I was surprised how many verses they quoted from the Pauline epistles, knowing that they officially teach that those epistles are only written directly to the 144,000, the “Annointed,” the only ones who can be born again, indwelt with the Spirit, and be in union with Christ. Most of the epistles contain 2 parts. One part tells of our position in Christ by grace, the blessings of salvation, union with Christ, etc. The second part then gives exhortations based upon this positional truth. EVERY single time the speakers quoted from the Pauline epistles, they only quoted verses about some command or exhortation.
They did not, of course, reference the verses that were verses of promise, and blessings of being “in Christ.” So…one can disallow parts of one book of the Bible for most people, but one can choose to use the exhortations when it fits with one’s talk, or what one wants to prove?
Even verses from the end of Romans 6 were quoted. But of course verses 1-10 in the same chapter have no relevance, as the Society would vehemently deny that any but the Anointed are in union with Christ. This is indeed a strange and slippery hermeneutic!
Interspersed throughout all the talks were little “testimonies.” Outstanding Witnesses who could serve as inspiring examples were brought up and interviewed to tell of the sacrifices they had made for Jehovah. It just seemed so self-aggrandizing for those people who were sharing. Perhaps real sacrifices for God should not be trumpeted about. The “interviewer” would reply with little comments like “Oh good,” “that’s fine,” or “good job,” as though the person sharing was a small child being rewarded with the approval of a beaming parent!
There were several amusing incidents. One involved a woman who was sitting next to me. I had a huge binder open for note taking, and on one side was open an “apostate”-type article on the ransom theory. She thought I didn’t notice, but she appeared to be very interested in it, and I believe read as much of it as she could see.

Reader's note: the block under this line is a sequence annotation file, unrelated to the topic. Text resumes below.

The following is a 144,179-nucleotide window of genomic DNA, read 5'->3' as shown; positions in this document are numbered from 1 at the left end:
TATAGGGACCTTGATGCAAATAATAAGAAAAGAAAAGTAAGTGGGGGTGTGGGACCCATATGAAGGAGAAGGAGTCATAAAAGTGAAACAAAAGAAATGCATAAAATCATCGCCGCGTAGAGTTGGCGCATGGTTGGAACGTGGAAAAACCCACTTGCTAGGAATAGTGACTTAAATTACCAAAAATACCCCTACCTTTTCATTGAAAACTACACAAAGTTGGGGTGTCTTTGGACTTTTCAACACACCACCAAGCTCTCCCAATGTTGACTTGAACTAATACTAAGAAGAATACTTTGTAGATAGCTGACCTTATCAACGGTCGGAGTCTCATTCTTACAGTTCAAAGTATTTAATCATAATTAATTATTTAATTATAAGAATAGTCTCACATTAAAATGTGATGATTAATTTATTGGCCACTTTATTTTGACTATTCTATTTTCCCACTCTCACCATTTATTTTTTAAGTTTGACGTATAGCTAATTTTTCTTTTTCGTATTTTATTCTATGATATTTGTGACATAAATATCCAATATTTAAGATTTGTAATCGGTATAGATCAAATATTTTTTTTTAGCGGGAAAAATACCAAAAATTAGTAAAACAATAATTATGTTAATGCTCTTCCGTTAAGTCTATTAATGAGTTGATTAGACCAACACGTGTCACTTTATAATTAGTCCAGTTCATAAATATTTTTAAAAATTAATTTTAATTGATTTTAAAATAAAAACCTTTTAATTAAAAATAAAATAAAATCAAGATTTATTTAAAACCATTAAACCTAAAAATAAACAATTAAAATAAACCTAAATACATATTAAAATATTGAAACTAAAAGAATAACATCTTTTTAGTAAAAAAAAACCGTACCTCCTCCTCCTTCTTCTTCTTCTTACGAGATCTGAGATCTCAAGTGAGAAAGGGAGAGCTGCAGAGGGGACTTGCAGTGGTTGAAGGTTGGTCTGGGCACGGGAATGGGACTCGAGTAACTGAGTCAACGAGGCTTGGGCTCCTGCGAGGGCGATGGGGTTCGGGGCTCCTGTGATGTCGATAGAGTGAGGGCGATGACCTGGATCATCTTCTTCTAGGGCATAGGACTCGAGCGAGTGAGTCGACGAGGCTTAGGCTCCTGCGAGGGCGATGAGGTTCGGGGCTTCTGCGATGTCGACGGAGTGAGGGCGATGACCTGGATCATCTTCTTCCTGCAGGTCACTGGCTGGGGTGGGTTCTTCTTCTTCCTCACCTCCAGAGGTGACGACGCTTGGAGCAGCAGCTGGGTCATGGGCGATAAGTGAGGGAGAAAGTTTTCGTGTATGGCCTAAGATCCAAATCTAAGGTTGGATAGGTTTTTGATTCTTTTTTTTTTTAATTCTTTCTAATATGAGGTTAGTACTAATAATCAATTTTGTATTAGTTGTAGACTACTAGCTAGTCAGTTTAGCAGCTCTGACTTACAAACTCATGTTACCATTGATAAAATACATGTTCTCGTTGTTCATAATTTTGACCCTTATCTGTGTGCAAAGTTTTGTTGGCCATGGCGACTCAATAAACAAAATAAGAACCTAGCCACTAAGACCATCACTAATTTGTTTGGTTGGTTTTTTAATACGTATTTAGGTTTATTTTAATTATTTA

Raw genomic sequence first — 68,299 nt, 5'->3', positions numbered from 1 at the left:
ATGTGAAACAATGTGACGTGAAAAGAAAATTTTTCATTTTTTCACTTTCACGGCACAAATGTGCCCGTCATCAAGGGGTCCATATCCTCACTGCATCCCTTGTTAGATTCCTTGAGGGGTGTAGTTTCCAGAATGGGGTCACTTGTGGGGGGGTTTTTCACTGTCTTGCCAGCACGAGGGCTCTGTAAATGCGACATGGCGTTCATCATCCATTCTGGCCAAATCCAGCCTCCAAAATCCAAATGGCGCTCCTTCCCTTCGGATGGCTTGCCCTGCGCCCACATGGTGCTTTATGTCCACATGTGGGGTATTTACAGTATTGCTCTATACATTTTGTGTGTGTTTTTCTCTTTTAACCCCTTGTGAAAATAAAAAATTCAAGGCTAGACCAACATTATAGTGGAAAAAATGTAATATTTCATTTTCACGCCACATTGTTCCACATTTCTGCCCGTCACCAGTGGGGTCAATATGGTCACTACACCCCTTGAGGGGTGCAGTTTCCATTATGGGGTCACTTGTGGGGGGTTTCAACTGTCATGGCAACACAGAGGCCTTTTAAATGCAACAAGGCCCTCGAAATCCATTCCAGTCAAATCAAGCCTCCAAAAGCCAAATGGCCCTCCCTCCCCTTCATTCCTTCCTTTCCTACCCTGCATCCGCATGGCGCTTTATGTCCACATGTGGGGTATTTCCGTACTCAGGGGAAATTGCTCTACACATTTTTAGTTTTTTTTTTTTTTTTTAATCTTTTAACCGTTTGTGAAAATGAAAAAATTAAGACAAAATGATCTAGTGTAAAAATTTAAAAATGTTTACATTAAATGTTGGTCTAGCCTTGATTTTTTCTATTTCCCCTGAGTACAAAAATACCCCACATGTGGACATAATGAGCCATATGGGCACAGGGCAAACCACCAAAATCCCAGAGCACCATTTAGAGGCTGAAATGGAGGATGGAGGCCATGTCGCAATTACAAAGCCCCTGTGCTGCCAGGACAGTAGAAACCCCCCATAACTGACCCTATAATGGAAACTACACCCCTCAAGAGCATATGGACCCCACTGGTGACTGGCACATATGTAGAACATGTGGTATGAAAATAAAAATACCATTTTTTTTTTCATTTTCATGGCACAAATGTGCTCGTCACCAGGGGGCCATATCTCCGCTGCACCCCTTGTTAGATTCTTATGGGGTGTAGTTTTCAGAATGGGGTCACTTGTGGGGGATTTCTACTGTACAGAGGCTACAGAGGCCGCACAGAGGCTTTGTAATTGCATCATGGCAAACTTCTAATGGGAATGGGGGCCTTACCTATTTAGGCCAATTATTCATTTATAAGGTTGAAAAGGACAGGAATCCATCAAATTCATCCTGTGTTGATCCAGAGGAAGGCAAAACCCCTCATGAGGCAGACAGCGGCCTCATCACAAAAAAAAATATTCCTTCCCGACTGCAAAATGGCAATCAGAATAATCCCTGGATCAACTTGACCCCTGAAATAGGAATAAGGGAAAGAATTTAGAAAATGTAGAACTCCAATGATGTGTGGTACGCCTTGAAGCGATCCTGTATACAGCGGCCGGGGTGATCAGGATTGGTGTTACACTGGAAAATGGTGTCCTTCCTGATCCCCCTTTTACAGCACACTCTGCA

I was also amused by a man who walked around with a sign in between sessions saying “QUIET” and “KEEP MOVING” in large letters. I really did enjoy kindergarten, and that sure did bring back some great memories of it!
I was amazed by another thing: perhaps there is just something I don’t comprehend about it, being an outsider, but when it was announced that there would be a new book of Kingdom Melodies coming out, there was uproarious applause! It was startling in the midst of the otherwise “dead” atmosphere. I guess I should get way more excited when we sing a new song at Calvary!
One person was noticeably absent from the Convention – the Lord Jesus Christ. He was only mentioned in passing a few times. The greatest and most important fact in all Christianity was not mentioned. It’s the one that gives all Christians of every stripe peace and joy in this life, and that is that Christ died and rose again, in order that we might have the free gift of eternal life, the forgiveness of sins. It was as though the Gospel had been excised, ignored, and denied. Paul determined to know nothing among them but Christ and Him crucified (I Cor. 2:20) and declared His death and Resurrection for the forgiveness of our sins the Gospel that He preached. (I Cor. 15)
Editor’s Note: I came across this very interesting little piece on Cynthia Hampton’s ex-JW forum based out of Southern California. I’m sure that many of you have enjoyed it as much as I did. It’s an outsider’s honest and fresh point of view, liberally sprinkled with humor, about what happened around her as she uncovered the facts about going to a JW convention.
The writer is Ms. Bridget Anderson of Tucson, Arizona. She is not a Jehovah’s Witness and never has been, but over time has had enough contact with them personally to have more than a basic understanding of them and their culture. She has also spent a great deal of her time researching their teachings and history.
Hopefully, if you are or were a Jehovah’s Witness, by looking through the eyes of an outsider you may now have a somewhat different attitude about the realities of attending a JW convention or assembly.
If you look very carefully, in the video you will see my family and I sitting down along the 1st base foul line about 30 rows up. This is how I celebrated my 15th birthday that Sunday, August 3rd, listening to Watchtower Society President Nathan Knorr go over the same material we heard the previous seven days!